February 12, 2018
ARTICLE:

Autistic Spectrum Disorder – Part 2

By Dr Megan Yap - Paediatrician

Hi there everyone,

Here is the long anticipated “Part 2” to our enthralling article on Autistic Spectrum Disorders.

Had an absolutely epic weekend just gone, celebrating my big brother’s birthday in Sydney (and Troy and I left the rugrats at home with grandparents – WOOT WOOT!!), so boy am I glad that I had written this week’s blog post in advance!!

As promised, today we are going to look at:

  • What are the different types of autism (classification)?
  • How is autism diagnosed (and who exactly can diagnose it)?
  • Other conditions that can LOOK like autism, that aren’t autism
  • How is ASD treated?

Let’s get to it then…

 

What are the different types of autism?

This question has a bit of a complicated answer!

Previously, in accordance with the DSM-4 (Diagnostic and Statistical Manual of Mental Disorders 4thedition) autistic disorders were classified under the umbrella diagnosis of “Autistic Spectrum Disorder.”  This classification previously encompassed but individually defined

  • Autistic disorder – a disorder of social interaction, communication and imagination in children under 3 years of age with impaired intelligence
  • Asperger’s syndrome – children with the same social problems and restricted, repetitive interests as autistic disorder but with average to above-average intelligence on testing. This is sometimes informally referred to as “high-functioning autism.”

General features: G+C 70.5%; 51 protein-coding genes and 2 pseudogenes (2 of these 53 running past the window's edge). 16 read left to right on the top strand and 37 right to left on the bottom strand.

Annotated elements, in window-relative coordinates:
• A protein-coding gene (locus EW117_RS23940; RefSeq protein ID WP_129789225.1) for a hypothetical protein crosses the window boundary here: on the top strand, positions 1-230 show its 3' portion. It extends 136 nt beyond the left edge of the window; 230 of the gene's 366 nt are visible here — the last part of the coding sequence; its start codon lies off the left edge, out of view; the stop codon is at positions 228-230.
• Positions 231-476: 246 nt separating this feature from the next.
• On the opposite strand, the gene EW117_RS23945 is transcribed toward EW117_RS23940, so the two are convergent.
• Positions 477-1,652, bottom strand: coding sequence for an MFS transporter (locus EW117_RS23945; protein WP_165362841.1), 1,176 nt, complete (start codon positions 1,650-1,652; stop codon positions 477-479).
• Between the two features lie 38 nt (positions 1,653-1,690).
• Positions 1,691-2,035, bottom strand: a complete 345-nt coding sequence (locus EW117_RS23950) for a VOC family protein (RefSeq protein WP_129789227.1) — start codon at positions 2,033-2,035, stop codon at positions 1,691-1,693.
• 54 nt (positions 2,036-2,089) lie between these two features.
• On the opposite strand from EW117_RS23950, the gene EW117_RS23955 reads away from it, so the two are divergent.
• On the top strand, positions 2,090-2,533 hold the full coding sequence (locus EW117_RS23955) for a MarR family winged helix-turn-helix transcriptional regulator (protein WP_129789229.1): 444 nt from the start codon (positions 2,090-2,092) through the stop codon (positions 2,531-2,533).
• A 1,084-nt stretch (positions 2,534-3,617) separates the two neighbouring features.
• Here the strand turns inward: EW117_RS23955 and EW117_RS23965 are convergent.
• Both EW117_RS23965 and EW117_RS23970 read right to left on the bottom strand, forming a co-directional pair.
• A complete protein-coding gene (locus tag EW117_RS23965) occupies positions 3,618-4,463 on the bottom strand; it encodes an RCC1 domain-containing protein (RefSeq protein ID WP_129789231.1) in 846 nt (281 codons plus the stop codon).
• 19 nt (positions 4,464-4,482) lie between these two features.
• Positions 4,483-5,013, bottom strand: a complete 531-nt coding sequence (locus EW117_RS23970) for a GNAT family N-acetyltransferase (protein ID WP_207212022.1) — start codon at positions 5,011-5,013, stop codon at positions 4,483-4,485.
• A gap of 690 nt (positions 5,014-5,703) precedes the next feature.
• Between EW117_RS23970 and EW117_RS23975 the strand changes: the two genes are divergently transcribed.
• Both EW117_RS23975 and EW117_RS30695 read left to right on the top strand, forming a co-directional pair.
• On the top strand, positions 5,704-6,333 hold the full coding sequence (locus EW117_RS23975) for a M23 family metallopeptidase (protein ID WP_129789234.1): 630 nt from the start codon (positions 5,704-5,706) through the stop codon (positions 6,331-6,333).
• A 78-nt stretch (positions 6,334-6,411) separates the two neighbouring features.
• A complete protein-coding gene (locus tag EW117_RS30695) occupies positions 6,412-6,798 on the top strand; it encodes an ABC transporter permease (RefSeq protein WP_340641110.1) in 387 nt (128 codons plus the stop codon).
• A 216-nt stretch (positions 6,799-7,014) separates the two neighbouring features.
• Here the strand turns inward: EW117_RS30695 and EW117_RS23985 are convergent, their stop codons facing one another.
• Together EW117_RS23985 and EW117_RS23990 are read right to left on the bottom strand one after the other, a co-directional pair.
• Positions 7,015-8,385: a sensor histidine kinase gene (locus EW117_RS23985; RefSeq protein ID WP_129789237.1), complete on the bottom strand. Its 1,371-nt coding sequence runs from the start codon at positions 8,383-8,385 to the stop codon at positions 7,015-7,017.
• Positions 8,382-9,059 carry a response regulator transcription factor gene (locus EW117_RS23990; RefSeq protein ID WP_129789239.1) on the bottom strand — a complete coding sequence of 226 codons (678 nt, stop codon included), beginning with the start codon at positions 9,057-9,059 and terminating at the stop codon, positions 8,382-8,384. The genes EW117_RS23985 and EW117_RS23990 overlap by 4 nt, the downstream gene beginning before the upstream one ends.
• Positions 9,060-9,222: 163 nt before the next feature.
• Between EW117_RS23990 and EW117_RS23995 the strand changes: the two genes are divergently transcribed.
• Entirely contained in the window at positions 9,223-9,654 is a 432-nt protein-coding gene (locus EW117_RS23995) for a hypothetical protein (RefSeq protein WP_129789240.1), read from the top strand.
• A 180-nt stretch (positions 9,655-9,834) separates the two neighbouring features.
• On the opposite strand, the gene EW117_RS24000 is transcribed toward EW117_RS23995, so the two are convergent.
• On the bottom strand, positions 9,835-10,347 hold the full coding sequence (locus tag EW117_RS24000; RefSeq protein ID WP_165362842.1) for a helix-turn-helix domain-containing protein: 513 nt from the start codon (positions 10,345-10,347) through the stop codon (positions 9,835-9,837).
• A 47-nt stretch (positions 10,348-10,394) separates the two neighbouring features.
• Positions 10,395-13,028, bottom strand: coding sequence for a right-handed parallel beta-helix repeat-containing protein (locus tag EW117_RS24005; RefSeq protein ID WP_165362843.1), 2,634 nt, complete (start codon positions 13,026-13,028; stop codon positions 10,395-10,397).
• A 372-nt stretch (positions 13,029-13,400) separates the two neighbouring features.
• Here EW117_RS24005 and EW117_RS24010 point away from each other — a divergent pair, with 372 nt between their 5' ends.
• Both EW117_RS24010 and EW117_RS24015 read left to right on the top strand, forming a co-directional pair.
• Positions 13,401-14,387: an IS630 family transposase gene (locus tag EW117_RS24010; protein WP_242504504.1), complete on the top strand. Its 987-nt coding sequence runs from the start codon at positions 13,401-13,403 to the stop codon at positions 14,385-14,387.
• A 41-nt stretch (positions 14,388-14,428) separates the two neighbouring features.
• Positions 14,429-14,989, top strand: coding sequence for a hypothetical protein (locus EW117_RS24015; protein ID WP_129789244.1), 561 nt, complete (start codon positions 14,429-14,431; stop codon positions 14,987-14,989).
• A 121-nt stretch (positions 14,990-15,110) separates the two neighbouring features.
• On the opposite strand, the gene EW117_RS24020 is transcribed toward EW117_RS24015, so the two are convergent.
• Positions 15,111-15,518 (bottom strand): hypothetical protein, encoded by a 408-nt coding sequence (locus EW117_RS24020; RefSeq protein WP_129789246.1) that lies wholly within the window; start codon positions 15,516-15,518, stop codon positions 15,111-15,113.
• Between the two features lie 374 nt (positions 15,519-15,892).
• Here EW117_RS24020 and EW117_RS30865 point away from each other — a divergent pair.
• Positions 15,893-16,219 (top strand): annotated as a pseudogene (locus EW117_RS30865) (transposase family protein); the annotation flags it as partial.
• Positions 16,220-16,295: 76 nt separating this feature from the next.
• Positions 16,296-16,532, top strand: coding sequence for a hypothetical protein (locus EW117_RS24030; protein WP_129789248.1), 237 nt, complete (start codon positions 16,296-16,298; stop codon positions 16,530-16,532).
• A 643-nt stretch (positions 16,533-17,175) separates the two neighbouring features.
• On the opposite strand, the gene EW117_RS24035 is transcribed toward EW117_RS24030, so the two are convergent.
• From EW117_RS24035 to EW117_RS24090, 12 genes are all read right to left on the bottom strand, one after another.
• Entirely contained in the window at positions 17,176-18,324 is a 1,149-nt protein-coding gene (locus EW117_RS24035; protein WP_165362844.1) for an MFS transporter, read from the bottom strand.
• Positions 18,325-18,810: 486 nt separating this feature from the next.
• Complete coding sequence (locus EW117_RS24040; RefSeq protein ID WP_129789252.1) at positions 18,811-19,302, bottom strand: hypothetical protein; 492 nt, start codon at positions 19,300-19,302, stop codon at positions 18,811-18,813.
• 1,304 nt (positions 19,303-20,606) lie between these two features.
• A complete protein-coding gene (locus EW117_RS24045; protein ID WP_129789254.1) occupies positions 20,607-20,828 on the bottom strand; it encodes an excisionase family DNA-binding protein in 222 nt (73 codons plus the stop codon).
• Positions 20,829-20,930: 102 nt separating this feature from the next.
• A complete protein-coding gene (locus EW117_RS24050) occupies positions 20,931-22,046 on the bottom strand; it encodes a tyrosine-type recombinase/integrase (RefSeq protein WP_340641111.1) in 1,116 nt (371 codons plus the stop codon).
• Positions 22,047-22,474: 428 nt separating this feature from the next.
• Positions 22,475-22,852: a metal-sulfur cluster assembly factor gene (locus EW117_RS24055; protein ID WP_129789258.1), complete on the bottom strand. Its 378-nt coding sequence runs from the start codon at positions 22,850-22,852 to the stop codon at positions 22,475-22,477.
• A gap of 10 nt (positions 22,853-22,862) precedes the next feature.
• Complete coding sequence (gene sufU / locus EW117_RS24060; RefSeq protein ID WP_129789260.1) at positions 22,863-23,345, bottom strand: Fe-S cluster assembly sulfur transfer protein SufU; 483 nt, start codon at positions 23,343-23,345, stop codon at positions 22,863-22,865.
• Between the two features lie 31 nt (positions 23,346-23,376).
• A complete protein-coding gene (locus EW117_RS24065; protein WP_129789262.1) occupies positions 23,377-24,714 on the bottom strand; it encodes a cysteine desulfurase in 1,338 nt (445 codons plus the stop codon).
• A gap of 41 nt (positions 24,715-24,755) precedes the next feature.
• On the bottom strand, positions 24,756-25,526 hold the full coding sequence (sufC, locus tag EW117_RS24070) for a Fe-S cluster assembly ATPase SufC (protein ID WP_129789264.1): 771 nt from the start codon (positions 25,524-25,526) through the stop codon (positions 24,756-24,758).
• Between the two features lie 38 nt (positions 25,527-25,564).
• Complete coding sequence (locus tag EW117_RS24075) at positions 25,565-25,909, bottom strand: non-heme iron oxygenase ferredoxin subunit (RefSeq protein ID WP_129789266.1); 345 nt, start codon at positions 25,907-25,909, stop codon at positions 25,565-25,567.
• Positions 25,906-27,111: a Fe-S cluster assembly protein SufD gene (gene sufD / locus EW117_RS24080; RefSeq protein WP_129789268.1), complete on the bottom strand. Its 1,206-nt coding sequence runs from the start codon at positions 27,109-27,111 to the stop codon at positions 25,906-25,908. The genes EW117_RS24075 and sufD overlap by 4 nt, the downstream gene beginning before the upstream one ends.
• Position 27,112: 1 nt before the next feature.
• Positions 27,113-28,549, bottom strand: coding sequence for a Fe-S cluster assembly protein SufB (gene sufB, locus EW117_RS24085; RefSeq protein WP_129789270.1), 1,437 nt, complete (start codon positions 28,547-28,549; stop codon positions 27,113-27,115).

• Pervasive Developmental Disorder Not Otherwise Specified (PDD-NOS) – children with some autistic behaviours that didn’t fit into the other categories
  • Childhood Disintegrative Disorder – a rare disorder where children develop normally for at least 2 years (but up to 10 years of age) and then lose some or most of their communication and social skills, often with seizures. Its existence as a separate condition was a matter of debate for many years.
  • Rett Syndrome – occurs primarily in girls where they start to develop normally but then regress and lose communication and social skills. Between 1-4 years of age, purposeless hand movements replace functional use of hands and there is usually severe intellectual impairment.  It no longer falls under ASD classification, as the cause for Rett’s is confirmed as genetic.

The DSM-5 was released in May 2013, and all of these conditions are now just under the one heading of “Autistic Spectrum Disorder” differentiated by severity:

Level 3 – “Requiring very substantial support”

Level 2 – “Requiring substantial support”

Level 1 – “Requiring support”

You will still often hear people referring to the old classification system of these disorders which can make things a bit confusing.  As a general and broad comparator, kids with a “Level 1” diagnosis are usually the kids who would have previously been classified as “Asperger’s” as they usually have an IQ (that is, their intelligence) in the normal range.

 

How is it diagnosed (and who can diagnose it)?

There is no specific medical test that can be ordered to diagnose ASD.  Diagnosis is made by a thorough clinical history, observations of the child in different environments and evaluation of their development (particularly communication and social abilities) through various clinical tools and assessments.